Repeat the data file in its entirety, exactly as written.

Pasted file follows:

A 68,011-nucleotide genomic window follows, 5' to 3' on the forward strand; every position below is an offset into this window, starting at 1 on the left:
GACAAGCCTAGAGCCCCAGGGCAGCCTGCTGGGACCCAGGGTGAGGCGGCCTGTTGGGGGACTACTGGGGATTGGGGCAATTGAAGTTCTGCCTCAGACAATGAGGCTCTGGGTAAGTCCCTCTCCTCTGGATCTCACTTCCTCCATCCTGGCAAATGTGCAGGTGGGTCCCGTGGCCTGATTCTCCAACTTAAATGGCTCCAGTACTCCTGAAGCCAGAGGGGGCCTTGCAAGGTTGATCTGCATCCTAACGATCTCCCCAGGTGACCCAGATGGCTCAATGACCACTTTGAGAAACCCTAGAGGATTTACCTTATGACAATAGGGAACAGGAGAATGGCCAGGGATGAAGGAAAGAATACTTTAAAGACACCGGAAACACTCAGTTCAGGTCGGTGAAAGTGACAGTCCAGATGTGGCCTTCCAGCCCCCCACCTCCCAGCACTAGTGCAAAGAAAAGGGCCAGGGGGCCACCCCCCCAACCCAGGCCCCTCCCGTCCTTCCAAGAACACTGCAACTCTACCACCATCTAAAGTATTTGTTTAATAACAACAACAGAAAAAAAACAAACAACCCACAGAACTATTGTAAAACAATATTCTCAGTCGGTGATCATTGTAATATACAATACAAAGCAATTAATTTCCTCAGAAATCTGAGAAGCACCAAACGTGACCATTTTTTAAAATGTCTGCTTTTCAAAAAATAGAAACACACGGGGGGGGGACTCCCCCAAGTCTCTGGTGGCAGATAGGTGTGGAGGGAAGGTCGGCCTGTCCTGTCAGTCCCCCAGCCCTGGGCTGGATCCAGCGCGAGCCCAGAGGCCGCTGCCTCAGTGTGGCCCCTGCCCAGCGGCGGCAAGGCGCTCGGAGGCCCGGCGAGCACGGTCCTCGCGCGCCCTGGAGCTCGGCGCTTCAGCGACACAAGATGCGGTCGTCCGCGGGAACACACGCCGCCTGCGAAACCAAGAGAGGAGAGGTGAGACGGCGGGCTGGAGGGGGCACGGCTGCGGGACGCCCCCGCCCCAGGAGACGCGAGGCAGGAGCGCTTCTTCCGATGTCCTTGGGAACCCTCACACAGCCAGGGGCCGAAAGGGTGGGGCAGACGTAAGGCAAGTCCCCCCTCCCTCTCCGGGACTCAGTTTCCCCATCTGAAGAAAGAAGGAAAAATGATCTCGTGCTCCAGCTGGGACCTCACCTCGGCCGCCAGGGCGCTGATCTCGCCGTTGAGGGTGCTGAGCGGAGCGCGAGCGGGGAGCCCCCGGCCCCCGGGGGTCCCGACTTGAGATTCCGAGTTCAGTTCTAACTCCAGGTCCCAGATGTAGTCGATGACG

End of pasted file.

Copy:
A 68,011-nucleotide genomic window follows, 5' to 3' on the forward strand; every position below is an offset into this window, starting at 1 on the left:
GACAAGCCTAGAGCCCCAGGGCAGCCTGCTGGGACCCAGGGTGAGGCGGCCTGTTGGGGGACTACTGGGGATTGGGGCAATTGAAGTTCTGCCTCAGACAATGAGGCTCTGGGTAAGTCCCTCTCCTCTGGATCTCACTTCCTCCATCCTGGCAAATGTGCAGGTGGGTCCCGTGGCCTGATTCTCCAACTTAAATGGCTCCAGTACTCCTGAAGCCAGAGGGGGCCTTGCAAGGTTGATCTGCATCCTAACGATCTCCCCAGGTGACCCAGATGGCTCAATGACCACTTTGAGAAACCCTAGAGGATTTACCTTATGACAATAGGGAACAGGAGAATGGCCAGGGATGAAGGAAAGAATACTTTAAAGACACCGGAAACACTCAGTTCAGGTCGGTGAAAGTGACAGTCCAGATGTGGCCTTCCAGCCCCCCACCTCCCAGCACTAGTGCAAAGAAAAGGGCCAGGGGGCCACCCCCCCAACCCAGGCCCCTCCCGTCCTTCCAAGAACACTGCAACTCTACCACCATCTAAAGTATTTGTTTAATAACAACAACAGAAAAAAAACAAACAACCCACAGAACTATTGTAAAACAATATTCTCAGTCGGTGATCATTGTAATATACAATACAAAGCAATTAATTTCCTCAGAAATCTGAGAAGCACCAAACGTGACCATTTTTTAAAATGTCTGCTTTTCAAAAAATAGAAACACACGGGGGGGGGACTCCCCCAAGTCTCTGGTGGCAGATAGGTGTGGAGGGAAGGTCGGCCTGTCCTGTCAGTCCCCCAGCCCTGGGCTGGATCCAGCGCGAGCCCAGAGGCCGCTGCCTCAGTGTGGCCCCTGCCCAGCGGCGGCAAGGCGCTCGGAGGCCCGGCGAGCACGGTCCTCGCGCGCCCTGGAGCTCGGCGCTTCAGCGACACAAGATGCGGTCGTCCGCGGGAACACACGCCGCCTGCGAAACCAAGAGAGGAGAGGTGAGACGGCGGGCTGGAGGGGGCACGGCTGCGGGACGCCCCCGCCCCAGGAGACGCGAGGCAGGAGCGCTTCTTCCGATGTCCTTGGGAACCCTCACACAGCCAGGGGCCGAAAGGGTGGGGCAGACGTAAGGCAAGTCCCCCCTCCCTCTCCGGGACTCAGTTTCCCCATCTGAAGAAAGAAGGAAAAATGATCTCGTGCTCCAGCTGGGACCTCACCTCGGCCGCCAGGGCGCTGATCTCGCCGTTGAGGGTGCTGAGCGGAGCGCGAGCGGGGAGCCCCCGGCCCCCGGGGGTCCCGACTTGAGATTCCGAGTTCAGTTCTAACTCCAGGTCCCAGATGTAGTCGATGACG